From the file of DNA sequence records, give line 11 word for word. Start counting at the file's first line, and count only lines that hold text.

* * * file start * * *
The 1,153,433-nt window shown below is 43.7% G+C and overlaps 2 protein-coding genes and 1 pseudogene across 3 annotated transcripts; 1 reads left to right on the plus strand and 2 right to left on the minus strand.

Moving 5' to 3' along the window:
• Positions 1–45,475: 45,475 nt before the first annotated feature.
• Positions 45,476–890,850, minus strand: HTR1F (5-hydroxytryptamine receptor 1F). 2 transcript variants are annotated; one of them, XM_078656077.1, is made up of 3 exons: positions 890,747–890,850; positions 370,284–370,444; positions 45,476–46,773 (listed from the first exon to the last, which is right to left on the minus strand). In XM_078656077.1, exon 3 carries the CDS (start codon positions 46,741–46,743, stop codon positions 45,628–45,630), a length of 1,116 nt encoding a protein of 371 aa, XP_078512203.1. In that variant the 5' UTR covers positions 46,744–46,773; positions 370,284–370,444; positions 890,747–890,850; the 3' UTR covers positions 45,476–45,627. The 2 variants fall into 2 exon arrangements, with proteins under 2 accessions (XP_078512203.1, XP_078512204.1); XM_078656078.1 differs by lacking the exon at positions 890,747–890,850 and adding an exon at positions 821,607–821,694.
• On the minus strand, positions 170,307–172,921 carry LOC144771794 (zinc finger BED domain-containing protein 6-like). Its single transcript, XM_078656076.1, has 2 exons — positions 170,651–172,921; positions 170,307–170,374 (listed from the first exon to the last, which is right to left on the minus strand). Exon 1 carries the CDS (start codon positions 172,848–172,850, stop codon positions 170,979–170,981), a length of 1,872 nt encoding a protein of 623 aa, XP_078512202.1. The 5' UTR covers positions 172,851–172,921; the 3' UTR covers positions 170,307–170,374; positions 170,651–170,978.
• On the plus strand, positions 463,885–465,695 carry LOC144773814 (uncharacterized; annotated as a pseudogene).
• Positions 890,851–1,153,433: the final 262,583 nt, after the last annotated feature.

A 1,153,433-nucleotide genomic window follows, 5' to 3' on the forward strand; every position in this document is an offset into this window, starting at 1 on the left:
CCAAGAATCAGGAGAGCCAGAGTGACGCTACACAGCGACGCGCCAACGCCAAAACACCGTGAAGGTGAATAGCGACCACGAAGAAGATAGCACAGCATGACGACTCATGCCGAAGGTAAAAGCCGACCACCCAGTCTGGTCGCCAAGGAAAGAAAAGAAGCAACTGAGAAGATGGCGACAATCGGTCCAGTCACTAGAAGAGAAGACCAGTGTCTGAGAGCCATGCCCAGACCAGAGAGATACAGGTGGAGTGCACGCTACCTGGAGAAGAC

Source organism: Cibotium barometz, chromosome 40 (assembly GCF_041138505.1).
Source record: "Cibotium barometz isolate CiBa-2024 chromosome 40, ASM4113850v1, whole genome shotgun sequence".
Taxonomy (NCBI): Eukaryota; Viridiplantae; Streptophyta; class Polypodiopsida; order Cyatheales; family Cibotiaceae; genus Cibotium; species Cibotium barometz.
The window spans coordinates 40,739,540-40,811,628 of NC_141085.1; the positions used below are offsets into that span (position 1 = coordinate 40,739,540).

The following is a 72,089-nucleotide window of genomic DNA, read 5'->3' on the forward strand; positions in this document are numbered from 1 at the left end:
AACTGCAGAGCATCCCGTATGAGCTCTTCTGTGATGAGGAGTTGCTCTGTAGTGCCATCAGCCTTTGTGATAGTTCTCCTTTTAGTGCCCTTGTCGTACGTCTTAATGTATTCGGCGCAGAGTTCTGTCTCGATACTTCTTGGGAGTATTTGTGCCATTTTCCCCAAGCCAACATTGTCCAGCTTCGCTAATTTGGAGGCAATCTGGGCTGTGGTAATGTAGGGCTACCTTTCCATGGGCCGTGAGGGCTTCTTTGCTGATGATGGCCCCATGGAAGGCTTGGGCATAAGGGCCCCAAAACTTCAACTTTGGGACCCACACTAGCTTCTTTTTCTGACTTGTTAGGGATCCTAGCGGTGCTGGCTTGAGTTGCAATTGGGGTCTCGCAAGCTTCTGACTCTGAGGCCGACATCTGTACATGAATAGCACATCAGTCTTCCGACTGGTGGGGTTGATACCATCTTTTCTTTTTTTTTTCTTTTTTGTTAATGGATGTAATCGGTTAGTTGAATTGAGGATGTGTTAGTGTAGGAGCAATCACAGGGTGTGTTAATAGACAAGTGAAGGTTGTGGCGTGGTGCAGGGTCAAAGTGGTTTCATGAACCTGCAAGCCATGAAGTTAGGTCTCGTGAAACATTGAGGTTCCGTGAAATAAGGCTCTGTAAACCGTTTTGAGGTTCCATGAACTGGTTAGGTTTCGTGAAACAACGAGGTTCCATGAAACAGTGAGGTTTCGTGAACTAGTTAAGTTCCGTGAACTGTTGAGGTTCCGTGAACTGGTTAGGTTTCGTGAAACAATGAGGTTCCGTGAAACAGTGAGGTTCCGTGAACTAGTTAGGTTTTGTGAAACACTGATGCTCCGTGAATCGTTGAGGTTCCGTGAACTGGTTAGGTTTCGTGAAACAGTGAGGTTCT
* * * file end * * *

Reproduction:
Source record: "Cibotium barometz isolate CiBa-2024 chromosome 40, ASM4113850v1, whole genome shotgun sequence".